Thomas Centolella

From Wikipedia, the free encyclopedia
Jump to: navigation, search

Thomas Centolella is an American poet and educator.

Life[edit]

Centolella has published three books of poetry: Terra Firma, Lights & Mysteries and Views from along the Middle Way.[1] His poetry has appeared in Alaska Quarterly Review,[2] American Poetry Review,[3] Parthenon West Review, Ploughshares, and The Los Angeles Times, among many other periodicals.[4] His poem "View #45", was read at the United Nations as a part of Poets Against the War.[5] "In the evening we shall be examined on love" and "Lines of Force" were featured on Garrison Keillor's Writers' Almanac on NPR.[6][7]

He has been a visiting writer at many universities and colleges.

Mr. Centolella served as a Wallace Stegner Fellow at Stanford University. He has taught literature and creative writing at San Francisco State University, at the University of California, Berkeley (Extension), at the Institute on Aging (San Francisco), at San Francisco WritersCorps, and in the California Poets in the Schools Program.[1]

He currently lives in San Francisco[1] and teaches at College of Marin and in private workshops.

Awards[edit]

  • 1990 National Poetry Series (selected by Denise Levertov)
  • 1991 American Book Award from the Before Columbus Foundation, and Bay Area Book Reviewers Award (aka, Northern California Book Award).
  • 1992 Lannan Literary Award for Poetry.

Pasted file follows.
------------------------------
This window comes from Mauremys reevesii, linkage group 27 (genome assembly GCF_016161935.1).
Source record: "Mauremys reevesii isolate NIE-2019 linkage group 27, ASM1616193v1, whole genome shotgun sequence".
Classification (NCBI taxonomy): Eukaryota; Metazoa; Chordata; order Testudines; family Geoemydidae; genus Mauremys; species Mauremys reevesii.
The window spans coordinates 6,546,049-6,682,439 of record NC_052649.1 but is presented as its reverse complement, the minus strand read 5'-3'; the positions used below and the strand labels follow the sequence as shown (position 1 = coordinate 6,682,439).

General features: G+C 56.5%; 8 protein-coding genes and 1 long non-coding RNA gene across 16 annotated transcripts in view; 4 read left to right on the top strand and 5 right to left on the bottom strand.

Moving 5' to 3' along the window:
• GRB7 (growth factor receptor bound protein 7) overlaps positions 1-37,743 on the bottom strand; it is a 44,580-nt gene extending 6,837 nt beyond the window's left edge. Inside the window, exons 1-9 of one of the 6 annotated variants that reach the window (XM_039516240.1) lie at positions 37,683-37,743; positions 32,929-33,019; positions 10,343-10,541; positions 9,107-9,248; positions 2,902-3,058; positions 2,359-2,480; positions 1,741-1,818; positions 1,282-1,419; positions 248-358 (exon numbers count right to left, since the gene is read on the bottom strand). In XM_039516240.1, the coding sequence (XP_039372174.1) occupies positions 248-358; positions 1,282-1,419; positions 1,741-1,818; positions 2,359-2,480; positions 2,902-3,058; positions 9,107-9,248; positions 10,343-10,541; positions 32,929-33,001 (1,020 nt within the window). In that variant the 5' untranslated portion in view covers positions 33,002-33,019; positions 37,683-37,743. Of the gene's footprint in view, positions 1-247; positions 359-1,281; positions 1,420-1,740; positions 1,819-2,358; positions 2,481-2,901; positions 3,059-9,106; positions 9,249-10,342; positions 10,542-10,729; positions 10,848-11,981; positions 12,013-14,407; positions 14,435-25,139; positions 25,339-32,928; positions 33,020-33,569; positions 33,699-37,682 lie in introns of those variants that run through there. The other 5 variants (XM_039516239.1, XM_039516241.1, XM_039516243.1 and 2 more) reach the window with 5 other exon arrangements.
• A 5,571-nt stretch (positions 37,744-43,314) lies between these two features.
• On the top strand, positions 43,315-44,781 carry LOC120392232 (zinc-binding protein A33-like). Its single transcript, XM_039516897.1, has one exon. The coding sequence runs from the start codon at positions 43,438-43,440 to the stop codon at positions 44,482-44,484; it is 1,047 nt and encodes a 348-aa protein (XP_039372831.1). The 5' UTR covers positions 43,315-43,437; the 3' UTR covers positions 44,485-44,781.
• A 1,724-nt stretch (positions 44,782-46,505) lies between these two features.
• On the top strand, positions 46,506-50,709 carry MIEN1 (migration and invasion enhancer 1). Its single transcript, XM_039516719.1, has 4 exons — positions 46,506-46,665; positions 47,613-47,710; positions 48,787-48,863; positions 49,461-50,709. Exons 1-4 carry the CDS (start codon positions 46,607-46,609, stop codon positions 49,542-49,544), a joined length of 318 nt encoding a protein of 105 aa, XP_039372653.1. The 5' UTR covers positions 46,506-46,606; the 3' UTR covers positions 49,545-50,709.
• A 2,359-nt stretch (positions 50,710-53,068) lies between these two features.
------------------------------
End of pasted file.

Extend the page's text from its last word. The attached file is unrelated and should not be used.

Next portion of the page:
• 1996 Poetry Medal from the Commonwealth Club of California (aka California Book Award).

Work[edit]

Books[edit]

Anthologies[edit]

Editor[edit]

  • Grace Grafton, Thomas Centolella, Calif Lakeshore Alternative Elementary School (2002). I Fall Into the Bright, Bright World: Poems. Manic D Press. 
  • Grace Grafton, Thomas Centolella, Calif Lakeshore Alternative Elementary School (2002). The Irresistible Earth: Poems. Manic D Press. 

Poetry[edit]

References[edit]

  1. ^ a b c Thomas Centolella. "Terra Firma by Thomas Centolella - Reviews, Discussion, Bookclubs, Lists". Goodreads.com. Retrieved 2013-10-06. 
  2. ^ "Spring & Summer 1996". Uaa.alaska.edu. 2012-04-03. Retrieved 2013-10-06. 
  3. ^ [1][dead link]
  4. ^ "Parthenon West Review ~ Poetry is Our Nation". Parthenonwestreview.com. Retrieved 2013-10-06. 
  5. ^ [2][dead link]
  6. ^ "DC Writers and Magazines at AWP in Chicago - 32 Poems Magazine". Blog.32poems.com. 2009-02-10. Retrieved 2013-10-06. 
  7. ^ "WritersCorps » Teaching Arts". Sfartscommission.org. Retrieved 2013-10-06. 
  8. ^ "author detail". Pshares.org. 2010-07-08. Retrieved 2013-10-06.